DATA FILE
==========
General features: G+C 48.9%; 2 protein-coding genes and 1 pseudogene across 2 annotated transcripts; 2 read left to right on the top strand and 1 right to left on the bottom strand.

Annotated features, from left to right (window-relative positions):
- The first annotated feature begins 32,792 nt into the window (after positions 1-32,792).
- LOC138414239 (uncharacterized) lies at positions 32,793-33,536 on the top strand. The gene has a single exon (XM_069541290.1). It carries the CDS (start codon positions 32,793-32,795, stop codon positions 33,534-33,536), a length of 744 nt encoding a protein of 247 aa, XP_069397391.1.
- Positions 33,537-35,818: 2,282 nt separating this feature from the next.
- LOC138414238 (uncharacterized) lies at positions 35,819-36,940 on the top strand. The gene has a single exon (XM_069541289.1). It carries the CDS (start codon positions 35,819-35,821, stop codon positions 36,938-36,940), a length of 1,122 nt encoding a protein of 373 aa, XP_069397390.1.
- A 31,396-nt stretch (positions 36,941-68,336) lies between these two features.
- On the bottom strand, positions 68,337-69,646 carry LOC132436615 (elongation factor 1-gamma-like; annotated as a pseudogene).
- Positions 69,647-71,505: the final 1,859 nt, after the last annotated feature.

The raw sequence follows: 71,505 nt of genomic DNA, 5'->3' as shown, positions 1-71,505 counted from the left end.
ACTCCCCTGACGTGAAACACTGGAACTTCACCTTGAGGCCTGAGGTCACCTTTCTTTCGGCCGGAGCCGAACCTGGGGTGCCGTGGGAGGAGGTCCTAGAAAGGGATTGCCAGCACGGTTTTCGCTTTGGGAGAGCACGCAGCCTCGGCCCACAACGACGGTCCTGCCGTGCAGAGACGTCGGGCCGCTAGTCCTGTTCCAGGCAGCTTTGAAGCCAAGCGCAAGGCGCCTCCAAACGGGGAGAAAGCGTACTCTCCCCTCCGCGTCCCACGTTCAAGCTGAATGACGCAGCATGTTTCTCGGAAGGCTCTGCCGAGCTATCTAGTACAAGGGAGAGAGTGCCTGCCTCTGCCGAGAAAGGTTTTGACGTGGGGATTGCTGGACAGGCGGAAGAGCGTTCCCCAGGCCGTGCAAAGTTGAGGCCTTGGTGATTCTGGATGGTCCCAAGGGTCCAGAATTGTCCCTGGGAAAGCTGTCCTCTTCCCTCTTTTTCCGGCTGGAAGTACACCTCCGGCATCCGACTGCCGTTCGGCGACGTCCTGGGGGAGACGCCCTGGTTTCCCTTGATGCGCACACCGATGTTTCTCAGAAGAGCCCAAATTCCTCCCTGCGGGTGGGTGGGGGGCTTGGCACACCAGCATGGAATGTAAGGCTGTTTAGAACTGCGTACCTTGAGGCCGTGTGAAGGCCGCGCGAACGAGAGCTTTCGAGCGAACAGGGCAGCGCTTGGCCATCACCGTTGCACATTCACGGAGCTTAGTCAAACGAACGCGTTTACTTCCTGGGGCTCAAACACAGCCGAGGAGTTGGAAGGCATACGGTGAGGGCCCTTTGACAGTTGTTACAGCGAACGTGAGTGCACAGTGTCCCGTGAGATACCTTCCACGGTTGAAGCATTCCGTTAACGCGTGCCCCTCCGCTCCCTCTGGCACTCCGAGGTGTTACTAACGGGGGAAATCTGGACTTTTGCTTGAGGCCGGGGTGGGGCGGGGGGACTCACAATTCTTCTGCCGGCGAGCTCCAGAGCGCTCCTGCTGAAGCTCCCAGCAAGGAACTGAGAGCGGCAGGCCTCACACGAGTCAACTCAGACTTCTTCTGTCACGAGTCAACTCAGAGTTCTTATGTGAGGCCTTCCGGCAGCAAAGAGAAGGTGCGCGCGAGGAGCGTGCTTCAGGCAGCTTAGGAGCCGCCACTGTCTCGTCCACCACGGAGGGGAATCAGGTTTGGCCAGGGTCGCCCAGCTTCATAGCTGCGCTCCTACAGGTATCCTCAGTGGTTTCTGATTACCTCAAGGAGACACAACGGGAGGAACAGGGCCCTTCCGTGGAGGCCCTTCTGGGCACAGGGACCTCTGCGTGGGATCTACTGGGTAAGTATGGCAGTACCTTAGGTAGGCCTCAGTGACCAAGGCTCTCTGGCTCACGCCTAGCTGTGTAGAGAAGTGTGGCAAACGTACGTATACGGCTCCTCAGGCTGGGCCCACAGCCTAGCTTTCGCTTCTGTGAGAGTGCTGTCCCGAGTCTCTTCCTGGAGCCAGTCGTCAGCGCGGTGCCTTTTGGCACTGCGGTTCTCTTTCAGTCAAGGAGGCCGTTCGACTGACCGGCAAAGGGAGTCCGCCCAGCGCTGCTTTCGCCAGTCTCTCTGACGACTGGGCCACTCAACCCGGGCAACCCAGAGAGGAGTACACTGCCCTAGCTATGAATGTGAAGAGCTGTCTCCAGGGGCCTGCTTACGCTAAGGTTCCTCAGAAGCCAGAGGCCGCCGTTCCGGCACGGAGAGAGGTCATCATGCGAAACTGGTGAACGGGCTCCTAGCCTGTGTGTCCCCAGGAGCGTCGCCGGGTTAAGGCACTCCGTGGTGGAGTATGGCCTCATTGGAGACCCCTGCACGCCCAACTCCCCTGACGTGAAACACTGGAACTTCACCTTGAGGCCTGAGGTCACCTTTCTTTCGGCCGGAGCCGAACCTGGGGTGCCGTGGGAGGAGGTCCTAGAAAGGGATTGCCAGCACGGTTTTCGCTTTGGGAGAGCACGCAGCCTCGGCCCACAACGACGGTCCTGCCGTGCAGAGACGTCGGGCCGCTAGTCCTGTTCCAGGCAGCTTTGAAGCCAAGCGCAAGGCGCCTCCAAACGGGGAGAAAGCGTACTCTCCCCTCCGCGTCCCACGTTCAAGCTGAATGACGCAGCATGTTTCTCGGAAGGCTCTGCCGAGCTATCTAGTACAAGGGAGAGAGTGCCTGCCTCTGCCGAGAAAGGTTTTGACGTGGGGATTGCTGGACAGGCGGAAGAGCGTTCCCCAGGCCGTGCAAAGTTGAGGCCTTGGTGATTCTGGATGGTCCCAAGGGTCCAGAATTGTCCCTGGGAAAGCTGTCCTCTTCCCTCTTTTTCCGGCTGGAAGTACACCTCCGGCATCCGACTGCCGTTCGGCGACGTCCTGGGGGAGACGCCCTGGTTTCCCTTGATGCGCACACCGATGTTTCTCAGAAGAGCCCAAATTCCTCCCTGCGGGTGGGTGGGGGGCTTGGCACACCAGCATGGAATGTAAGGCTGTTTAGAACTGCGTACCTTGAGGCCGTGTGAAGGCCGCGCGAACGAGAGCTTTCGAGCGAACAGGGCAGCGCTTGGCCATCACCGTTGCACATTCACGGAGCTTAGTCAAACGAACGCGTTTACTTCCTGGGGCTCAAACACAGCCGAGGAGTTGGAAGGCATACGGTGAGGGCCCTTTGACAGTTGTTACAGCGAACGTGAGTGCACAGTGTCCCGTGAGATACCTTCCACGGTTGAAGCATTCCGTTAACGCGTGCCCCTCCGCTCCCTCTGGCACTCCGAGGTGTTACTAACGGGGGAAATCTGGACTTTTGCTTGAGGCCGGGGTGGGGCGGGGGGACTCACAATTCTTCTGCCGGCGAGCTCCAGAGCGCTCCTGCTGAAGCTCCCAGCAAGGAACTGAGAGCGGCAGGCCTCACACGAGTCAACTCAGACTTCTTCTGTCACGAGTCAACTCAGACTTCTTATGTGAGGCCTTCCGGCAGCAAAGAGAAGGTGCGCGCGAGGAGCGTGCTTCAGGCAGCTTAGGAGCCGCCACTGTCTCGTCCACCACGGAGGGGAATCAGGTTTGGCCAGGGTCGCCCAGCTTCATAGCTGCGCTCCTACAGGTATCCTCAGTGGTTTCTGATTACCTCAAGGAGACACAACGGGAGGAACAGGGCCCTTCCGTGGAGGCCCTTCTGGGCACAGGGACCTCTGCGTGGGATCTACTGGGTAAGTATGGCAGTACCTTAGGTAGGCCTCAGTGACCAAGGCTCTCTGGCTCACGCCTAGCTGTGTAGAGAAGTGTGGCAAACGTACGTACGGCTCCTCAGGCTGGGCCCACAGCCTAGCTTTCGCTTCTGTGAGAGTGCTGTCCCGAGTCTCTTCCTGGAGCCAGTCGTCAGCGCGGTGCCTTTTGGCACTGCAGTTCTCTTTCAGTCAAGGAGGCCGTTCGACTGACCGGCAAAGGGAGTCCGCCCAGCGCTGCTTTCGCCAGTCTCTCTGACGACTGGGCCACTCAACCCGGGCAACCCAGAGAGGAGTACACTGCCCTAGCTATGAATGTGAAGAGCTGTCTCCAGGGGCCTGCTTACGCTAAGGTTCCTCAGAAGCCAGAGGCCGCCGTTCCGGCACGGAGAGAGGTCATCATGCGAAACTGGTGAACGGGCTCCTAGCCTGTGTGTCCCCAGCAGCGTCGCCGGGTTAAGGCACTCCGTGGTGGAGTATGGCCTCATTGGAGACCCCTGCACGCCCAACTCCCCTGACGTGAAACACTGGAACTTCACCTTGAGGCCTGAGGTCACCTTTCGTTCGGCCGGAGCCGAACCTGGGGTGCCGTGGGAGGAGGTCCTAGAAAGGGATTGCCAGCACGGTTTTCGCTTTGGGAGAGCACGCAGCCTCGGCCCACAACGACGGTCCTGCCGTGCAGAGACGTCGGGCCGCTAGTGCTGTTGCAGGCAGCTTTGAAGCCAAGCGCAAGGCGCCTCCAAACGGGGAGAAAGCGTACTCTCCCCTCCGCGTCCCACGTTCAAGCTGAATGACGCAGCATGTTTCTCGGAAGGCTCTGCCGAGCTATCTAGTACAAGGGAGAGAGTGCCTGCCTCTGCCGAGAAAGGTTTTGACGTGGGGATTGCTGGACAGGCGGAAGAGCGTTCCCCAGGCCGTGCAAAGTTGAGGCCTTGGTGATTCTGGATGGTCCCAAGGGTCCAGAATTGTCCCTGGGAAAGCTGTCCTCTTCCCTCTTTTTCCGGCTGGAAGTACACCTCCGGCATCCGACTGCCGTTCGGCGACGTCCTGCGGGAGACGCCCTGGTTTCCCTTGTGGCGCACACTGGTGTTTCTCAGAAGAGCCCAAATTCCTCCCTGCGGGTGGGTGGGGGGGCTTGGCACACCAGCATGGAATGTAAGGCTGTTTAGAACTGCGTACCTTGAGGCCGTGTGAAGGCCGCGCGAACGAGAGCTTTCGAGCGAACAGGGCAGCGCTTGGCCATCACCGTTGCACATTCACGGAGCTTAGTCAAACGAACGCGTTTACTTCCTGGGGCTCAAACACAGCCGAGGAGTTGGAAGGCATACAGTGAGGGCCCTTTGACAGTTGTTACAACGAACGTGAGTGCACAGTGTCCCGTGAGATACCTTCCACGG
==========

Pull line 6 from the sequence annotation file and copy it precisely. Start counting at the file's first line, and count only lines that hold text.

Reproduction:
- LOC138414238 (uncharacterized) lies at positions 35,819-36,940 on the top strand. The gene has a single exon (XM_069541289.1). It carries the CDS (start codon positions 35,819-35,821, stop codon positions 36,938-36,940), a length of 1,122 nt encoding a protein of 373 aa, XP_069397390.1.